Debate on Online Monopoly Heats Up in Sweden: "The Party Is Over"
Two months after the European Commission asked Sweden to change its online gambling policies, Svenska Spel Chairman Anitra Steen spoke about the risk of being taken to the European Court of Justice and attacked Swedish publishers organization "Tidningsutgivarna."
"EU law does not require the Swedish gaming market to be opened to new entrants," wrote the Swedish regulator chairman in a letter published by Sweden's leading financial newspaper, Dagens Industry.
"There is no doubt that EU treaties on free movements allow member states to maintain exclusive rights and monopoly in the gaming area, and that the parliament could continue to exclude private profit from this market," she added, accusing, "Who is saying the opposite to be spreading false information."
According to Steen, the pressure for an opening of the Swedish market would be coming from illegal gaming companies and from an organization of publishers (Tidningsutgivarna) desperate "to accept money from illegal gaming companies to compensate the fall of their advertising revenues."
"The party is over for those seeking revenues from illegal gambling companies," Steen continued. She then added, "The company should inform the European Commission about the driving forces behind the rampant marketing campaign." This is the marketing campaign that is now hitting the Swedish media against the monopoly.
When asked about the chance of Sweden being taken to the European Court of Justice for violations caused by its online gambling monopoly, Steen explained, "The European Court of Justice has in its judgments explicitly confirmed the compatibility of the Swedish regulation with EU law."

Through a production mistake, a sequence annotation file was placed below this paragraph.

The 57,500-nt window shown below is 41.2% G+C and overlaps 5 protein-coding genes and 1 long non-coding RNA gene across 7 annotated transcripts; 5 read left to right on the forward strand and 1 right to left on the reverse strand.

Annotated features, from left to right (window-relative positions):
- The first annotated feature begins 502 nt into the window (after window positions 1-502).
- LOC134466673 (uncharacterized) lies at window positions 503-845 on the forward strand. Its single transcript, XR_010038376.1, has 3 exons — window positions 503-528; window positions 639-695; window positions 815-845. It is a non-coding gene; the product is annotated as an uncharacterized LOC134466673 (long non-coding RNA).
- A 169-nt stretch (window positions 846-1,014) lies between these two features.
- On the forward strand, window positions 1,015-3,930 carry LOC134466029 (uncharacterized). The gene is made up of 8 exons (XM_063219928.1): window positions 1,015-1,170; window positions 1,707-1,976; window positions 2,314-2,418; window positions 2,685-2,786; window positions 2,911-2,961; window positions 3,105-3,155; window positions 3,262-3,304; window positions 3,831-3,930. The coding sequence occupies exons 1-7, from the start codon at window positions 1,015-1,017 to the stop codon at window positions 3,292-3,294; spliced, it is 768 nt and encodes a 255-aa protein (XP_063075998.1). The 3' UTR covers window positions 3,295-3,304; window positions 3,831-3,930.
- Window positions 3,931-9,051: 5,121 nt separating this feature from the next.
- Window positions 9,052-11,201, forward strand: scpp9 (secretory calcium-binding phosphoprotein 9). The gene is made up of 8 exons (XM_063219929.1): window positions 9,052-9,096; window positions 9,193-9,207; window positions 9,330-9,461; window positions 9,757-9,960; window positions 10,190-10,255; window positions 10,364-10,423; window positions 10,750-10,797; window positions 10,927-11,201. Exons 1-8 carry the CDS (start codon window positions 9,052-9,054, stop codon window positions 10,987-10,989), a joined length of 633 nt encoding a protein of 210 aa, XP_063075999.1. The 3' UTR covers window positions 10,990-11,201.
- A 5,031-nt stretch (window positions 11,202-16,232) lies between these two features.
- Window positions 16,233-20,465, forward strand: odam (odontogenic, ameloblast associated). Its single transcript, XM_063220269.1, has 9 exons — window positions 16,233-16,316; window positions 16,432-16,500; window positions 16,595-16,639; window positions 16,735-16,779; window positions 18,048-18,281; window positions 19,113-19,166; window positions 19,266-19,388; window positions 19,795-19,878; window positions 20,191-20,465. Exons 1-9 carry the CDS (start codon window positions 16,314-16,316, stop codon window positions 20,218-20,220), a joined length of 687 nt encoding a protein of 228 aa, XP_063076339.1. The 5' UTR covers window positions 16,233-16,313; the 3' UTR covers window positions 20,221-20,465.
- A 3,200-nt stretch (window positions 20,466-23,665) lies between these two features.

A few hours after the publishing of Svenska Spel positions, publishers organization Tidningsutgivarna reacted to Steen's words, denying her accusations and confirming the national monopoly to be against European Union regulation.
"The party is over," wrote on Dagens Industry Tidningsutgivarna CEO Per Hultengård. "The only question is, for whom?"
"It is true that the European Union exceptionally allows its member states to restrict freedom of movement and services in the field of gaming and betting," he said. "But the restrictions have to satisfy certain objectives in a consistent and systematic manner."
Criticizing Swedish online gambling policies for having failed in keeping private profits out of the market and for not having done enough in the field of policies against gambling additions, Mr. Hultengård rejected also the statement about the European Court of Justice having approved the Swedish monopoly.
"It is wrong to suggest that the European Court of Justice would have approved the Swedish system," Hultengård added. "The EU Court took is examining the issue and has never decided whether it meets the requirements set by EU law or not."
Asked for a comment on the issue, European Betting and Gaming Association (EBGA) Secretary General Maarten Haijer told PokerNews that "The EGBA advocates for fair and regulated national markets that are compliant with EU law, which is ultimately to the benefit of consumers."